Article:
To further this ambition, selling options can be a helpful ally.

The nearby chart tracks the historical performance of two VLO investments: 1) An unhedged 500-share purchase in early March and; 2) A 500-share purchase hedged by the simultaneous short-sale of 5 VLO January 70 call options. As our stock-broker friend readily admits, the unhedged purchase of VLO would have produced twice the return of the covered call position that he established in early March, but it also would have subjected investors to much higher volatility.

As of May 16, for example, the naked VLO buyer would have been nursing a paper loss of more than $4,000. By contrast, the covered-call investor never saw a loss of more than $1,800. That’s because the drop in value on the “short” call option offset some of the losses on the “long” VLO stock. Such is the beauty of covered-calls.

And let’s not forget that VLO might not have recovered as promptly as it did. It could have languished at lower levels for many months. In which case, the covered-call writer would be sitting on small profits or very small losses, while the naked stock buyer would be suffering large losses.

We would also point out that our broker-friend initiated one of the most conservative of all possible option strategies. Had he wished to be a little more aggressive, for example, he could have sold short options with a higher strike price, instead of the January 70s. If he had sold short the VLO January 80 call options, for example, his covered call position would be up about 20% right now, instead of 14%.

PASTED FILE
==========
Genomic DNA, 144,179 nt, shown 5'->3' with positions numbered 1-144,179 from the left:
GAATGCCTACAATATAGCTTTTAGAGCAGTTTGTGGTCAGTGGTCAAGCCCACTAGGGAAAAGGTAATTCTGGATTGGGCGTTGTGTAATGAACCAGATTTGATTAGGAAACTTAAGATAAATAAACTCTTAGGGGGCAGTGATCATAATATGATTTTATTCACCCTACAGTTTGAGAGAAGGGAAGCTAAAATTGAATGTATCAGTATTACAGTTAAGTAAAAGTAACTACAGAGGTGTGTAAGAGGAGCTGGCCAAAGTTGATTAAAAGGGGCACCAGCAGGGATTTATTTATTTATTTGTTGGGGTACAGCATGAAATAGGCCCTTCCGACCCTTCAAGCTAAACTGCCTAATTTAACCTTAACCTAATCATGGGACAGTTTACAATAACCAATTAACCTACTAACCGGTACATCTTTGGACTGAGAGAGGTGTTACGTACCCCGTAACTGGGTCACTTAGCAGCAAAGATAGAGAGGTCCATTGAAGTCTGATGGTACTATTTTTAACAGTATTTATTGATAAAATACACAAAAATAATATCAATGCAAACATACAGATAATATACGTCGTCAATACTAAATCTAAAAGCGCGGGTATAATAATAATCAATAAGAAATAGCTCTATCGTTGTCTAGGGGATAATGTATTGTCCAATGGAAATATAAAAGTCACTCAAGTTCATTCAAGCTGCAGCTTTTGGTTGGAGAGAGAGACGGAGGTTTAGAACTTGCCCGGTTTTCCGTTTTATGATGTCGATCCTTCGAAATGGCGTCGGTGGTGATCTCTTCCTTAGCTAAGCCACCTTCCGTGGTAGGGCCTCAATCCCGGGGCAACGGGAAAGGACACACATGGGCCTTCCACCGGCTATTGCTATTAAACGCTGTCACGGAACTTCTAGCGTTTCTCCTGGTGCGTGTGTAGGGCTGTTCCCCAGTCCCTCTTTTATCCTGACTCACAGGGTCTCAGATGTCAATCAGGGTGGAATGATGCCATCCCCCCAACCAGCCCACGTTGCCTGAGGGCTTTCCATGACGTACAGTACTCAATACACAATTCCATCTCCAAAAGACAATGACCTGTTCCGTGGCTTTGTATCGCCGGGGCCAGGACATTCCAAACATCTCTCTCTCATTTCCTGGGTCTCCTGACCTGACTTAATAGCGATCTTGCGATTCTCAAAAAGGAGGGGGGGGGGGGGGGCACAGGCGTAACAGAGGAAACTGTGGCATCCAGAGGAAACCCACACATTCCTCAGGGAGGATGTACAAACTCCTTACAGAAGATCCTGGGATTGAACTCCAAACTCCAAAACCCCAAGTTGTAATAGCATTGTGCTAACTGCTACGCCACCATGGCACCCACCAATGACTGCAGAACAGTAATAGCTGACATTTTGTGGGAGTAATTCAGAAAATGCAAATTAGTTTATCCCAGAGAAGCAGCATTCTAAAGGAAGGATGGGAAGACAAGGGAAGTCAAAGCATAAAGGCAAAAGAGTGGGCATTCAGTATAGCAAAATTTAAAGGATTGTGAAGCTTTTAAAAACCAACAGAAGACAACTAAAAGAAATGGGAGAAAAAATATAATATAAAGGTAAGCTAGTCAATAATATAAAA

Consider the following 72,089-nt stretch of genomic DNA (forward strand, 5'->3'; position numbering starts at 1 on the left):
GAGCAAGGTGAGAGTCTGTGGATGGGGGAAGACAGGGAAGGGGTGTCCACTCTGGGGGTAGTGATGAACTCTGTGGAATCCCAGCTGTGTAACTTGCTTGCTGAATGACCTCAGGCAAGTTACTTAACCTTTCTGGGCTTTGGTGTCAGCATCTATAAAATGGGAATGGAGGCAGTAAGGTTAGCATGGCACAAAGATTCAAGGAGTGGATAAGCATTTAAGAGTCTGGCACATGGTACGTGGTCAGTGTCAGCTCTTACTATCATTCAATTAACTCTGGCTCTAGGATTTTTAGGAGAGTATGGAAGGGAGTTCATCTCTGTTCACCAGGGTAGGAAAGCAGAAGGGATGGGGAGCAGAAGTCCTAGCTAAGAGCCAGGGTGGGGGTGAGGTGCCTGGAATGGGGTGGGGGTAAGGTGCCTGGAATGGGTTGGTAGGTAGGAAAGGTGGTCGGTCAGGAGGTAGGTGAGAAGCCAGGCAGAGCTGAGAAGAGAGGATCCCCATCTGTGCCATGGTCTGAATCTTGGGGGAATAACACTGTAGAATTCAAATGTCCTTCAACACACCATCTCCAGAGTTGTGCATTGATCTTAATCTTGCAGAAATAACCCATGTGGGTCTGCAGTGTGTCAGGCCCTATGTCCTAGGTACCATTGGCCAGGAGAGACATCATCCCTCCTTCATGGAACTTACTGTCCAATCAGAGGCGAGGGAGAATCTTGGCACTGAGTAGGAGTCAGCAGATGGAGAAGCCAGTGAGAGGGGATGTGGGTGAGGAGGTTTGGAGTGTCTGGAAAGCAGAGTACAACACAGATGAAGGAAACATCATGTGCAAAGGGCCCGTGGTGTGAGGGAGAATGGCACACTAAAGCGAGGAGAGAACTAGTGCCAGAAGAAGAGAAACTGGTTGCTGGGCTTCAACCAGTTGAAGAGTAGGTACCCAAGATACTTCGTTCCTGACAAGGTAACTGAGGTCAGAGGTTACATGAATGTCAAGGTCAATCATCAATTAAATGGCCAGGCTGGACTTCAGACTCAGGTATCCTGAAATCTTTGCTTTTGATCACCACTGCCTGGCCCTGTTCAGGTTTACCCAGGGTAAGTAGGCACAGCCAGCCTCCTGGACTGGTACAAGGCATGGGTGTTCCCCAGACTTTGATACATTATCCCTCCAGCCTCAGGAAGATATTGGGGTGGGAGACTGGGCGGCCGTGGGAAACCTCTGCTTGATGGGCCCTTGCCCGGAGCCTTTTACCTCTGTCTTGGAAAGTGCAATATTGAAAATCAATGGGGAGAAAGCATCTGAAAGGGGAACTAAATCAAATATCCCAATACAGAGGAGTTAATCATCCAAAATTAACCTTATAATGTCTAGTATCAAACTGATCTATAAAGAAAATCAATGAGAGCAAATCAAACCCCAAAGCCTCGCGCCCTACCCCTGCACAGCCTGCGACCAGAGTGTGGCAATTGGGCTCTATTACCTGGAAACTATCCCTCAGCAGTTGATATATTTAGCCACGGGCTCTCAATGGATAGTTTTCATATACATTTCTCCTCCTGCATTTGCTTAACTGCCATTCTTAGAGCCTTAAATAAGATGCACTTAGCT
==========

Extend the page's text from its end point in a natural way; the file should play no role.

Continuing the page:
Option-selling is not appropriate for every stock. But as our friend observes, it’s not a bad strategy for the “stocks that make you nervous.”

Did You Notice…?
By Carl Swenlin

Generally speaking, gold and the dollar have an inverse relationship – a rising dollar causes the price of gold to decline and vice versa; however, supply and demand pressures also influence the price of gold, but it is often difficult to see them. For this we use the GolDollar Index.

The GolDollar Index was invented buy Tom McClellan (, and is calculated by multiplying the price of gold by the U.S. Dollar Index. (We divide the result by 10 to keep the numbers from getting too big.) Its purpose is to cancel the effects of currency fluctuations on the price of gold. By comparing it with the spot gold index we can determine if there is inherent strength/weakness in the price of gold.

The first panel on our chart shows that the GolDollar Index has been rallying since the beginning of the year and has exceeded its 2004 high. This means that the demand for gold has been strong enough to overcome the negative effects of the dollar’s strength. This is also evident from the fact that, rather than declining, gold has been consolidating in a triangle formation, even though the dollar has been rallying.

Now the dollar has begun a correction (see bottom panel of chart), so it is likely that gold will be breaking out of the triangle and challenging the 2004 high around 450. Assuming that (1) gold’s intrinsic strength persists, and (2) the dollar continues to correct to its support around 85, gold could rally above the 450 level by 10 or 20 dollars.

Unfortunately, such a move will likely prove to be a gold bull trap. The weight of the technical evidence indicates that the dollar has begin a long-term rising trend, which is long-term bearish for gold. But for now, the dollar is showing short-term weakness, and gold has intrinsic strength – a combination that should make gold bugs very happy…for a while.

And the Markets…

WednesdayTuesdayThis weekYear-to-Date
DOW 10,594 10,616 -47-1.7%
S&P1,229 1,231 -51.4%
NASDAQ2,158 2,174 -27-0.8%
10-year Treasury4.40%4.39%0.120.18
30-year Treasury4.58%4.57%0.10-0.24
Russell 2000660 660 -201.3%
Gold$437.60 $434.70 $8.100.0%
Silver$7.09 $7.03 -$0.144.1%
CRB319.94 314.67 7.9412.7%
WTI NYMEX CRUDE$64.90 $63.07 $4.3349.4%
Yen (YEN/USD)JPY 110.72 JPY 111.98 1.73-7.9%
Dollar (USD/EUR)$1.2371 $1.2367 -2448.7%
Dollar (USD/GBP)$1.7935 $1.7867 -3606.5%